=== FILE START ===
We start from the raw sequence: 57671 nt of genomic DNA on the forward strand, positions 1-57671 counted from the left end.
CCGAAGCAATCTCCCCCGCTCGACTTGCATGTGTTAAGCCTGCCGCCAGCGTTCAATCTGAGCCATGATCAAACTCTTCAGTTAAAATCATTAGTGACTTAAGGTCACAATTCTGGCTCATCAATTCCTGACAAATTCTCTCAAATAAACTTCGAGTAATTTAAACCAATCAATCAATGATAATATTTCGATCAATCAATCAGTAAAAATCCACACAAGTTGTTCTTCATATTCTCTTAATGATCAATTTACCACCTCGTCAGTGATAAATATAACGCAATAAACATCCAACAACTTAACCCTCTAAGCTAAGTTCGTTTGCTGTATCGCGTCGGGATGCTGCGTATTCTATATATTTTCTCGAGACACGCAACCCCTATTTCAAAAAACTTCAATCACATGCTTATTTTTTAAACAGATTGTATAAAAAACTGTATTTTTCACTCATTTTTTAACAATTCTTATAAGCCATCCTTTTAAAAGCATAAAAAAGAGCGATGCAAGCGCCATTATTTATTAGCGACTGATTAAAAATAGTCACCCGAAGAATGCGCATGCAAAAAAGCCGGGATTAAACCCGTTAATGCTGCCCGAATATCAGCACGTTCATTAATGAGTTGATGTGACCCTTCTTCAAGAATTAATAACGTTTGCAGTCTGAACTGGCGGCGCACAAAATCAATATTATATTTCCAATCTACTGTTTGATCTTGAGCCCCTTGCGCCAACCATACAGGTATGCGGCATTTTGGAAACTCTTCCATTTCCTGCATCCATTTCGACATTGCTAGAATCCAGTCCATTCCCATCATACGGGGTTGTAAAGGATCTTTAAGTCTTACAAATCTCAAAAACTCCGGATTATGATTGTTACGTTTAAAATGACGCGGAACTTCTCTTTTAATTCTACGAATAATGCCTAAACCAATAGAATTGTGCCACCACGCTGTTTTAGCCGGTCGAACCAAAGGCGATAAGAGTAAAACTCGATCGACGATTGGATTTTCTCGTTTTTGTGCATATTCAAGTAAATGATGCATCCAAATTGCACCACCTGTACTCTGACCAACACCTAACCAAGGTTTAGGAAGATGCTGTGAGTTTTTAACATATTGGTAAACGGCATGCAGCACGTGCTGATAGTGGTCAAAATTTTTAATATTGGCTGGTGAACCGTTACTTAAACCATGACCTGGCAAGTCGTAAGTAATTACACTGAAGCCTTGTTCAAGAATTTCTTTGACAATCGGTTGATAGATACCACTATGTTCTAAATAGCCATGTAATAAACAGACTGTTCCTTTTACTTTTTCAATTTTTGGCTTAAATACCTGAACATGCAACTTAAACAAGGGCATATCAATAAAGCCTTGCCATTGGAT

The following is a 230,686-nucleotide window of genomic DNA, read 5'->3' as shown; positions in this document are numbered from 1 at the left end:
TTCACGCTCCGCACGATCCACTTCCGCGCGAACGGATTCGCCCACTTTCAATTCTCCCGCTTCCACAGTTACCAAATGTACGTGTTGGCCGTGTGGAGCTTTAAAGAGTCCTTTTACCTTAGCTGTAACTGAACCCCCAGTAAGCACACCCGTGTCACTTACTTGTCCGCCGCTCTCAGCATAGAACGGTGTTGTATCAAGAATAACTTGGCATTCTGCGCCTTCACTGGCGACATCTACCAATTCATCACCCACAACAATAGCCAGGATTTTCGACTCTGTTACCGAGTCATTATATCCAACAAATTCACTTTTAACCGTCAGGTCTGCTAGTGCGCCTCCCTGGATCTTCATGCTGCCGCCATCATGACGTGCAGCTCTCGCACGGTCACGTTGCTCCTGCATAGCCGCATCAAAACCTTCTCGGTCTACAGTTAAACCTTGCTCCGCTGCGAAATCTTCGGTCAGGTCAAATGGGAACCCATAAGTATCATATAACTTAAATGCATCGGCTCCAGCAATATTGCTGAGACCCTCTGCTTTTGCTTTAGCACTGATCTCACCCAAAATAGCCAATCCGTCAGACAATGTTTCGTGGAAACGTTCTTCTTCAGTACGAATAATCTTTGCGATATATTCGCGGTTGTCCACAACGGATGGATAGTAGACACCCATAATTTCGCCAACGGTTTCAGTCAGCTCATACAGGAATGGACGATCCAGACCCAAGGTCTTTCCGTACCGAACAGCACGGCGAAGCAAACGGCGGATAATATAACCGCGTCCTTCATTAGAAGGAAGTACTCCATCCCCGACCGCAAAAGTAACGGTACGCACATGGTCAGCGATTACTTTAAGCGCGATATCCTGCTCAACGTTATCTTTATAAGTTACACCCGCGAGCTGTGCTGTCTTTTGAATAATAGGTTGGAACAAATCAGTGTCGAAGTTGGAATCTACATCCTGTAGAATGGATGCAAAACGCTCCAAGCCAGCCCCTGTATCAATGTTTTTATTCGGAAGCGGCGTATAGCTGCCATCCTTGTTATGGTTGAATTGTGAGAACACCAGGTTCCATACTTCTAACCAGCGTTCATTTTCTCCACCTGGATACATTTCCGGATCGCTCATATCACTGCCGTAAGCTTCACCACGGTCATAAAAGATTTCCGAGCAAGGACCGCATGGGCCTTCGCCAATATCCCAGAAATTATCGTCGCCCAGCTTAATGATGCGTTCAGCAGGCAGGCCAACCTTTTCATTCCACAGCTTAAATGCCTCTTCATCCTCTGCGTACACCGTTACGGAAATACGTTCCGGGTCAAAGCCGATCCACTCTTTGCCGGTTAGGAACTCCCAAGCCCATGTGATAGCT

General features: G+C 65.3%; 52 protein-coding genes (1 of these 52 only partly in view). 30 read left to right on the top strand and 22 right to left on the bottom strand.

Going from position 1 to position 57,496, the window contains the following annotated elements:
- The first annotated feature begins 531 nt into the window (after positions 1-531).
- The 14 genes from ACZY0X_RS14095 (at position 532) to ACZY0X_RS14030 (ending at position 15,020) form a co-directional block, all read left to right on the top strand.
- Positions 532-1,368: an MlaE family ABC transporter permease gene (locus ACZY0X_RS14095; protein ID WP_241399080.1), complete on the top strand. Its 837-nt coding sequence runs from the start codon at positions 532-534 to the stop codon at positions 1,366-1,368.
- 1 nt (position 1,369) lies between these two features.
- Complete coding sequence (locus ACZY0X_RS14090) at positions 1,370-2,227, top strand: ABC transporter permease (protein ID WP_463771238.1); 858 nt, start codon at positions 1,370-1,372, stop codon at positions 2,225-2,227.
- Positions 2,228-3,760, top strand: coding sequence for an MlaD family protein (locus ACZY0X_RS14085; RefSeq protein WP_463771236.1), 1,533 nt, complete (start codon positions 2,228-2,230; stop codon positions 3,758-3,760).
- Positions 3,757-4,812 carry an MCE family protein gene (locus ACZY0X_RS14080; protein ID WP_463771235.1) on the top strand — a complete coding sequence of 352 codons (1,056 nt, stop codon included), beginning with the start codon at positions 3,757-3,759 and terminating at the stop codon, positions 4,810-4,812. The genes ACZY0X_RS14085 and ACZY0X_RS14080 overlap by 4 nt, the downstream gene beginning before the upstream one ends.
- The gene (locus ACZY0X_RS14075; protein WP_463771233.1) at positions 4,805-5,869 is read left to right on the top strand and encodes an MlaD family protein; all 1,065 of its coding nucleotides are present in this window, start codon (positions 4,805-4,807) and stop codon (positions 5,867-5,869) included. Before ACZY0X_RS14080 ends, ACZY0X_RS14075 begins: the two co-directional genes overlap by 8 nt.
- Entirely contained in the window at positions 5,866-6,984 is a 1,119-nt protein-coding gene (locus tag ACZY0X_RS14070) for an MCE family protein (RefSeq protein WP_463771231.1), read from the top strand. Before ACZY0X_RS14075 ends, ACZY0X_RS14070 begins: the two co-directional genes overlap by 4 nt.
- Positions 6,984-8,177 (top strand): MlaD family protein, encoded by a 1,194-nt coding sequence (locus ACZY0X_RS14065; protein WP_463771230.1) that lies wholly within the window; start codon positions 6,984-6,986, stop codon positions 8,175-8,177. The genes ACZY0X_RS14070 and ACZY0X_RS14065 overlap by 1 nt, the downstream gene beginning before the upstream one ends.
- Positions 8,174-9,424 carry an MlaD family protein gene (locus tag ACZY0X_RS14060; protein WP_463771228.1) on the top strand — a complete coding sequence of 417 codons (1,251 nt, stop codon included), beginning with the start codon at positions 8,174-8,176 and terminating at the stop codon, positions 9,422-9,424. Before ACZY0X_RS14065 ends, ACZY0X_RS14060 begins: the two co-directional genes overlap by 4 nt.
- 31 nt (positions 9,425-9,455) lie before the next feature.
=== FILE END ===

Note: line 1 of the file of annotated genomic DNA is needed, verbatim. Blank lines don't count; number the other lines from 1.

We start from the raw sequence: 57671 nt of genomic DNA on the forward strand, positions 1-57671 counted from the left end.